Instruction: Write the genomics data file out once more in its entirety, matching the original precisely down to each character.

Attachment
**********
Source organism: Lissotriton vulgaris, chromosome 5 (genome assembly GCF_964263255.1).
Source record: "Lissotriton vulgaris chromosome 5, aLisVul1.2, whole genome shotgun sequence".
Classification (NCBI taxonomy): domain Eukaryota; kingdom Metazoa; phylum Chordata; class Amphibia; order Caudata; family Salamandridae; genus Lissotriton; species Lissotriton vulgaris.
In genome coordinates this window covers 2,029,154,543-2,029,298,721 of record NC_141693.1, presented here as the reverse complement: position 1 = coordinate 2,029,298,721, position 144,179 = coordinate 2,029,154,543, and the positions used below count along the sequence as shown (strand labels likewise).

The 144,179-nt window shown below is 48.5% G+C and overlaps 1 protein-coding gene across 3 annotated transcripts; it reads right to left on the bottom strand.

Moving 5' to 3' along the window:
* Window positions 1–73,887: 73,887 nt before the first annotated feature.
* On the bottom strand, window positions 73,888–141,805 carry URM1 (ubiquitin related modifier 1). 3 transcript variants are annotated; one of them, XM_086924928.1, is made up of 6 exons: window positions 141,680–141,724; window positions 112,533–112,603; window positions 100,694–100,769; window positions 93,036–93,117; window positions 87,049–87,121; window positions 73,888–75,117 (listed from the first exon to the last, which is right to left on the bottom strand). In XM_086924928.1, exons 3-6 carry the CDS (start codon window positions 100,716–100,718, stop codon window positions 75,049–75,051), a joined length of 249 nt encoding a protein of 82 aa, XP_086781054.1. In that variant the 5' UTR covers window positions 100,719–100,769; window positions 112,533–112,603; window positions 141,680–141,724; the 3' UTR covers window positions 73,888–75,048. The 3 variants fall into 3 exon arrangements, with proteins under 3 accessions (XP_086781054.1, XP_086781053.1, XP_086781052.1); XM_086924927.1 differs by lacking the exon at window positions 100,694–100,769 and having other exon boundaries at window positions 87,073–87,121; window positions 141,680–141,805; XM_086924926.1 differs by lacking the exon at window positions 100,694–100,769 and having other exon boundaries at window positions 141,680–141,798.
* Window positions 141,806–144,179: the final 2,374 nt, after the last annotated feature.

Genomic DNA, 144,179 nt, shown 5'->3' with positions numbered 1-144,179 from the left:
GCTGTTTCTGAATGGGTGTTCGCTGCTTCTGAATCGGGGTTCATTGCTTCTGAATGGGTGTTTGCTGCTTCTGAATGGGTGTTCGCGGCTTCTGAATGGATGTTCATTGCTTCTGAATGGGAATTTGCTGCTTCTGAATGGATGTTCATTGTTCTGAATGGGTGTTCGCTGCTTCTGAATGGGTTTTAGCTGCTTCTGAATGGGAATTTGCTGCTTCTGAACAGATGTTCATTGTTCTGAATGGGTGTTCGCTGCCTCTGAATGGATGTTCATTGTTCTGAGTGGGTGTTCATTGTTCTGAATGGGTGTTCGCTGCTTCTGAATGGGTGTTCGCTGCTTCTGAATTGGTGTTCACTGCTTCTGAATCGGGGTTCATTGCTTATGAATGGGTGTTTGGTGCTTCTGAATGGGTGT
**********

Source organism: Lissotriton vulgaris, chromosome 5 (genome assembly GCF_964263255.1).
Source record: "Lissotriton vulgaris chromosome 5, aLisVul1.2, whole genome shotgun sequence".
Classification (NCBI taxonomy): domain Eukaryota; kingdom Metazoa; phylum Chordata; class Amphibia; order Caudata; family Salamandridae; genus Lissotriton; species Lissotriton vulgaris.
In genome coordinates this window covers 2,029,154,543-2,029,298,721 of record NC_141693.1, presented here as the reverse complement: position 1 = coordinate 2,029,298,721, position 144,179 = coordinate 2,029,154,543, and the positions used below count along the sequence as shown (strand labels likewise).

The 144,179-nt window shown below is 48.5% G+C and overlaps 1 protein-coding gene across 3 annotated transcripts; it reads right to left on the bottom strand.

Moving 5' to 3' along the window:
* Window positions 1–73,887: 73,887 nt before the first annotated feature.
* On the bottom strand, window positions 73,888–141,805 carry URM1 (ubiquitin related modifier 1). 3 transcript variants are annotated; one of them, XM_086924928.1, is made up of 6 exons: window positions 141,680–141,724; window positions 112,533–112,603; window positions 100,694–100,769; window positions 93,036–93,117; window positions 87,049–87,121; window positions 73,888–75,117 (listed from the first exon to the last, which is right to left on the bottom strand). In XM_086924928.1, exons 3-6 carry the CDS (start codon window positions 100,716–100,718, stop codon window positions 75,049–75,051), a joined length of 249 nt encoding a protein of 82 aa, XP_086781054.1. In that variant the 5' UTR covers window positions 100,719–100,769; window positions 112,533–112,603; window positions 141,680–141,724; the 3' UTR covers window positions 73,888–75,048. The 3 variants fall into 3 exon arrangements, with proteins under 3 accessions (XP_086781054.1, XP_086781053.1, XP_086781052.1); XM_086924927.1 differs by lacking the exon at window positions 100,694–100,769 and having other exon boundaries at window positions 87,073–87,121; window positions 141,680–141,805; XM_086924926.1 differs by lacking the exon at window positions 100,694–100,769 and having other exon boundaries at window positions 141,680–141,798.
* Window positions 141,806–144,179: the final 2,374 nt, after the last annotated feature.

Genomic DNA, 144,179 nt, shown 5'->3' with positions numbered 1-144,179 from the left:
GCTGTTTCTGAATGGGTGTTCGCTGCTTCTGAATCGGGGTTCATTGCTTCTGAATGGGTGTTTGCTGCTTCTGAATGGGTGTTCGCGGCTTCTGAATGGATGTTCATTGCTTCTGAATGGGAATTTGCTGCTTCTGAATGGATGTTCATTGTTCTGAATGGGTGTTCGCTGCTTCTGAATGGGTTTTAGCTGCTTCTGAATGGGAATTTGCTGCTTCTGAACAGATGTTCATTGTTCTGAATGGGTGTTCGCTGCCTCTGAATGGATGTTCATTGTTCTGAGTGGGTGTTCATTGTTCTGAATGGGTGTTCGCTGCTTCTGAATGGGTGTTCGCTGCTTCTGAATTGGTGTTCACTGCTTCTGAATCGGGGTTCATTGCTTATGAATGGGTGTTTGGTGCTTCTGAATGGGTGT